Yes, the idea of receiving scannable implants in the body for the collection and transmission of information is terrifying of itself, but it’s the peer-pressuring described in this James Brooks AP article that’s truly unsettling:
The [Swedish startup company, Epicenter,] offers to implant its workers and startup members with microchips the size of grains of rice that function as swipe cards: to open doors, operate printers, or buy smoothies with a wave of the hand.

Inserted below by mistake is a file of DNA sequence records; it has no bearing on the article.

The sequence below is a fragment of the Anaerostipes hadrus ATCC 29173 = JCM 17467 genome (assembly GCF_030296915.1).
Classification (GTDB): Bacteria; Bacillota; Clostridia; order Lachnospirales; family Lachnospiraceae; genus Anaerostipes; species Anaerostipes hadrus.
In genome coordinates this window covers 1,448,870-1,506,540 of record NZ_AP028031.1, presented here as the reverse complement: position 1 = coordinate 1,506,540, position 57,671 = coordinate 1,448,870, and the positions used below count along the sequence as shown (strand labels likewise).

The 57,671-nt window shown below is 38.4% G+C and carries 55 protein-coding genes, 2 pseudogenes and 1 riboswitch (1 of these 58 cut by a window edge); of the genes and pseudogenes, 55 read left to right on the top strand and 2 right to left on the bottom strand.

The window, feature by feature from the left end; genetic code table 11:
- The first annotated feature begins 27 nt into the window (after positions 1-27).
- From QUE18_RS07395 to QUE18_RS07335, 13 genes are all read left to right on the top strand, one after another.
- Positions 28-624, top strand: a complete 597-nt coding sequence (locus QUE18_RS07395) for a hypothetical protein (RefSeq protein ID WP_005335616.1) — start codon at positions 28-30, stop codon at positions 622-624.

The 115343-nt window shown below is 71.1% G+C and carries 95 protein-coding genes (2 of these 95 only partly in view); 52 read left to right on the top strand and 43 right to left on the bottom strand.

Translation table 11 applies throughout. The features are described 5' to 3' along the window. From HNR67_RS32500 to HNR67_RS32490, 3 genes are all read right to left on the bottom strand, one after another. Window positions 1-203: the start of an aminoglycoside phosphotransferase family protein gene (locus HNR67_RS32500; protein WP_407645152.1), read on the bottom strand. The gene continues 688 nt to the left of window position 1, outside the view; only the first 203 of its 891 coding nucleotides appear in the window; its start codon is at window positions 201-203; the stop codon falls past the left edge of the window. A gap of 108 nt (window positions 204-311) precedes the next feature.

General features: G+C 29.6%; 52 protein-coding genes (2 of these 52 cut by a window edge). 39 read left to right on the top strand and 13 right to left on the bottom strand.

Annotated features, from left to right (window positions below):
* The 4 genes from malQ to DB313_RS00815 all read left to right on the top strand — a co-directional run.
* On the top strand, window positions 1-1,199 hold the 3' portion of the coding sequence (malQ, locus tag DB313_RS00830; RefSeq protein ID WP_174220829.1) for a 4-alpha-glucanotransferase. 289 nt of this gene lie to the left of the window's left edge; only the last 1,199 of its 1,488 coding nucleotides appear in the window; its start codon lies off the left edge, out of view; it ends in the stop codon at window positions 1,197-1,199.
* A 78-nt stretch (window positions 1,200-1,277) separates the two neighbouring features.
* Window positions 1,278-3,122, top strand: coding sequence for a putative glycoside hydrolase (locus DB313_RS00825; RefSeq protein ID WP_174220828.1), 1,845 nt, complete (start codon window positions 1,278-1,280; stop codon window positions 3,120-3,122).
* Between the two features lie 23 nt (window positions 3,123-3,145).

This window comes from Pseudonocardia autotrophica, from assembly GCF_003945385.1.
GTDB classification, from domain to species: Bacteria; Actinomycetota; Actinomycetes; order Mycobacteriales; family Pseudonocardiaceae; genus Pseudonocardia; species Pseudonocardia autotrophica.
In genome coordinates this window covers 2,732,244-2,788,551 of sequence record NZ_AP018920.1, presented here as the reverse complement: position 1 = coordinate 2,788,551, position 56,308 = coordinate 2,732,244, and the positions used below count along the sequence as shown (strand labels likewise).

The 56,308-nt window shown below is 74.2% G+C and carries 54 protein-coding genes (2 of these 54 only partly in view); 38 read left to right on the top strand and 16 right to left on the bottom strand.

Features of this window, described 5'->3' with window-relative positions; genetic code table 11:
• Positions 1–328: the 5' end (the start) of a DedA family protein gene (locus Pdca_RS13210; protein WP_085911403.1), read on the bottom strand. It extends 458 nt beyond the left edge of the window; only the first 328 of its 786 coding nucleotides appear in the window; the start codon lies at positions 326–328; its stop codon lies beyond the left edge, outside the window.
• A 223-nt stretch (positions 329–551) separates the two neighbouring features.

The injections have become so popular that workers at Epicenter hold parties for those willing to get implanted. …
The implants have become so popular that Epicenter workers stage monthly events where attendees have the option of being “chipped” for free.
Encouragement parties. Coworkers prying into your business — almost literally under your skin — to ask “Are you chipped?”
Go ahead. Everybody else is doing it. Don’t worry that it can be read some distance from your body and that you’d need to cut open your skin to take it out and perhaps face the inverse peer pressure for being a troglodyte and apostate who has become “unchipped.” You can trust that the company won’t collect any creepy information, or anything.
What else does “the future” that these chipped folks talk about hold in store?